On Saturday, the first Master Lecture was presented by Rona L. Levy, MPH, PhD, Professor of Social Work at the University of Washington, Seattle. Dr. Levy, an expert in the treatment of irritable bowel syndrome presented results from a series of studies that examined the contribution of genetic and psychological factors in the etiology of this disorder. The second Master Lecture on Saturday was delivered by Jeffrey Levi, PhD, Executive Director, Trust for America's Health. Dr. Levi gave an overview of the state of the national health care reform and the important impact the new health care law will have on the health of our nation.
This year, the program featured a few changes that we hoped would make the meeting even more lively and interesting for attendees. The first feature was a specially invited Presidential Symposium on The Future of Genetic Understanding of Disease and the Role of Behavior in Health. Speakers at the symposium included Andrew C. Heath, DPhil, Washington University; Redford B. Williams, MD, Duke University; Thomas McGinn, MD, Mount Sinai School of Medicine; and Talya Miron-Shatz, PhD, Princeton University. The discussant was Colleen M. McBride, PhD. This symposium was standing room only and generated a lot of discussion that extended beyond the allotted time. The second new feature that we instituted for the first time was a State-of-the-Science address. This presentation was given by Timothy B. Baker, PhD, Director of Research at the University of Wisconsin Center for Tobacco Research and Intervention. This state-of-the science address was such a success that we are planning to make this type of address a regular feature of the SBM Annual meeting. Third, the Annals of Behavioral Medicine editor, Chris France, PhD, has agreed to publish selected Keynote and Master Lectures in a special section of Annals in the future. This will give everybody the opportunity to catch up on science they might have missed during the conference.
These were just a few of the many highlights that made this conference so enriching. Additional highlights included an evening at the Fred Hutchinson Cancer Center, organized by the Cancer SIG, during which members learned about funding initiatives from the NIH, NCI and the ACS; jam-packed poster and paper sessions that presented the latest research; and lots of formal and informal networking opportunities.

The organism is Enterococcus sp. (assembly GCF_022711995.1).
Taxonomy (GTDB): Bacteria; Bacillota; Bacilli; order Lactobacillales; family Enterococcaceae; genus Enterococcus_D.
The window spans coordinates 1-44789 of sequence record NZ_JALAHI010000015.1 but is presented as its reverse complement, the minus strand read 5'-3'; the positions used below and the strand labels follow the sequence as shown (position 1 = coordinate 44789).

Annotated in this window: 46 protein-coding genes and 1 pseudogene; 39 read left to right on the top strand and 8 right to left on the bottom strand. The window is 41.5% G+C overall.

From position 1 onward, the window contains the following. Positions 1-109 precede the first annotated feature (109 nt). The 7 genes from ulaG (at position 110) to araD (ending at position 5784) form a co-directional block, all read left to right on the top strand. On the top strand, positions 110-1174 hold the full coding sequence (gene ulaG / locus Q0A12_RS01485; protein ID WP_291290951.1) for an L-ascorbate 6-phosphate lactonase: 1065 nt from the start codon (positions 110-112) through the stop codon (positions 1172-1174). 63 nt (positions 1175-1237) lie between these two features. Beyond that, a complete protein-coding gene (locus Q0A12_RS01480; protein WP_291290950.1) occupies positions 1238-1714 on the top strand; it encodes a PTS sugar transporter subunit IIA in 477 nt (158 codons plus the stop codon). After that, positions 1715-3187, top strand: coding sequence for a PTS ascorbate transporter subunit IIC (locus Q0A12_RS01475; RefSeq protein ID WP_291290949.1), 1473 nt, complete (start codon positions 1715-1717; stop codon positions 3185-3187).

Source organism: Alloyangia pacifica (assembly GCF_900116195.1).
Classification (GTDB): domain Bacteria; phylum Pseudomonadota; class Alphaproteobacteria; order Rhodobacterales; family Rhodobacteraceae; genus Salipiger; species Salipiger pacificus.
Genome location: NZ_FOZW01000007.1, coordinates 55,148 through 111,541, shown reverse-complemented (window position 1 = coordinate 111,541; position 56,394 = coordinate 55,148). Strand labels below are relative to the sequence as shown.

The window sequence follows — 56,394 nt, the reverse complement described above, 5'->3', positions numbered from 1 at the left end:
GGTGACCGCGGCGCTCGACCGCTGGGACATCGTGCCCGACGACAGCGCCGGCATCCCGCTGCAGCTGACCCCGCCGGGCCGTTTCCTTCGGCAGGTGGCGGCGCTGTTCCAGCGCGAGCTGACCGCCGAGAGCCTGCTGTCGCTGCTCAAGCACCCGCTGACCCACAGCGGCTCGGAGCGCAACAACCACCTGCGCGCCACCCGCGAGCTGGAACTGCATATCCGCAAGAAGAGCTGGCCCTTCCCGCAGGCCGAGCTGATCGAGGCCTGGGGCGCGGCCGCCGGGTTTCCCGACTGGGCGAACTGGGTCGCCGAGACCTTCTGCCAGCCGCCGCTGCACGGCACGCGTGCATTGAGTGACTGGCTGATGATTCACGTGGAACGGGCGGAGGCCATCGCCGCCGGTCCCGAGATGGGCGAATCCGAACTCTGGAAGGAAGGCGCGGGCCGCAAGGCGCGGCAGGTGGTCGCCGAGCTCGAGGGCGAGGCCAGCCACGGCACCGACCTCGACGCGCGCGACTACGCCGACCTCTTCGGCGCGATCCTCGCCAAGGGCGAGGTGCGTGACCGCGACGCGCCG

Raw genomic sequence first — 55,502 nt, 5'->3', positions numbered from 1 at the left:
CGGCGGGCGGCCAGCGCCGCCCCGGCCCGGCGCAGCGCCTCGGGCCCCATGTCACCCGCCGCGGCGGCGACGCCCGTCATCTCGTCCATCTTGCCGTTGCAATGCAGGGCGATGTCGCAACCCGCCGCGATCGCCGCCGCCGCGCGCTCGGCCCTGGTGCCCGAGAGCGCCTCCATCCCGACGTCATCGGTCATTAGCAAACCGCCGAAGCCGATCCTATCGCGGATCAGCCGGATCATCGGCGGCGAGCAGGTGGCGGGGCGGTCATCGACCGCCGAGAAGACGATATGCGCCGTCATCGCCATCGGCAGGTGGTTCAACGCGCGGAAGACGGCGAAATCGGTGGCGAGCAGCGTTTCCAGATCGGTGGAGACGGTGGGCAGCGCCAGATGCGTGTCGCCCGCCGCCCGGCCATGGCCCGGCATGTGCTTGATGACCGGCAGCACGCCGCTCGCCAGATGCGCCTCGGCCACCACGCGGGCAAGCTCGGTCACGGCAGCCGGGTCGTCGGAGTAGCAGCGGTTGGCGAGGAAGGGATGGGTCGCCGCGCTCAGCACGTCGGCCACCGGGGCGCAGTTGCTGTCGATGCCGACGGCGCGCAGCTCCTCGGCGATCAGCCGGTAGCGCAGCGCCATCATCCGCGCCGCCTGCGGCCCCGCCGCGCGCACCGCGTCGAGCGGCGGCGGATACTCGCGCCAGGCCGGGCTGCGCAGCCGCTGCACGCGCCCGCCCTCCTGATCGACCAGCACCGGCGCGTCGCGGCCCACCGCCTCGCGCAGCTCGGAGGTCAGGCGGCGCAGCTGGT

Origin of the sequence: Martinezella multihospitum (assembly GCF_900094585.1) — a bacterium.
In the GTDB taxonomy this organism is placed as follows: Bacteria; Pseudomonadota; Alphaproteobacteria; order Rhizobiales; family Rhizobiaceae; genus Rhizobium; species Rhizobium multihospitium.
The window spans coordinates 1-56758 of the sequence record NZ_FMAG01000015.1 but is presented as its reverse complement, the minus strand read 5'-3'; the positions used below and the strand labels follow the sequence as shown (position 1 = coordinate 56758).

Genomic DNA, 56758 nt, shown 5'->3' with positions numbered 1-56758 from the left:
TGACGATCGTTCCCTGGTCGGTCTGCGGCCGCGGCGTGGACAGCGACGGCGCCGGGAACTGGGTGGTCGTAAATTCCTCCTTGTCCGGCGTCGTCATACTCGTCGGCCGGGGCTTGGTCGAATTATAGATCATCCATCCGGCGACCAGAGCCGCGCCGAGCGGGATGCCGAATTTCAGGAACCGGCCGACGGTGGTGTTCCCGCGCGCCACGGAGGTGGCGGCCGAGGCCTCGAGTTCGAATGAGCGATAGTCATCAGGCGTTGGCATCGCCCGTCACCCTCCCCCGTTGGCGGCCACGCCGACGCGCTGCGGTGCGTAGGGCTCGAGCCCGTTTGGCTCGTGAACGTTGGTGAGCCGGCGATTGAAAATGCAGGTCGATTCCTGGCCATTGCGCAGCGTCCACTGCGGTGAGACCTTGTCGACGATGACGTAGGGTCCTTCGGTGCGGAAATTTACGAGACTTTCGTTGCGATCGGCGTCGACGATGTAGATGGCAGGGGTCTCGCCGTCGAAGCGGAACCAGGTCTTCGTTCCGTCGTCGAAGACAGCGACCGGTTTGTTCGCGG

We would like to take this opportunity to thank our colleagues who worked so tirelessly to make this conference a success, especially members of the Local Arrangements Committee, the track chairs and reviewers, all of our student volunteers, and - of course - SBM staff. I would also like to thank my co-Chair, Gary G. Bennett, PhD, who contributed immensely to the success of the conference. By now he has taken over the reigns of the Program Chair position and is in the process of putting together an exciting program for 2011 in Washington, DC. The focus of the 2011 meeting will be health care policy and reform and how behavioral medicine can contribute its expertise to make this ambitious plan a success.
Finally, we would like to remind our membership to attend the meeting of the International Society of Behavioral Medicine, August 4 to 7, 2010 in Washington, DC. Best wishes to all and we'll see you in Washington, DC, this August and next April.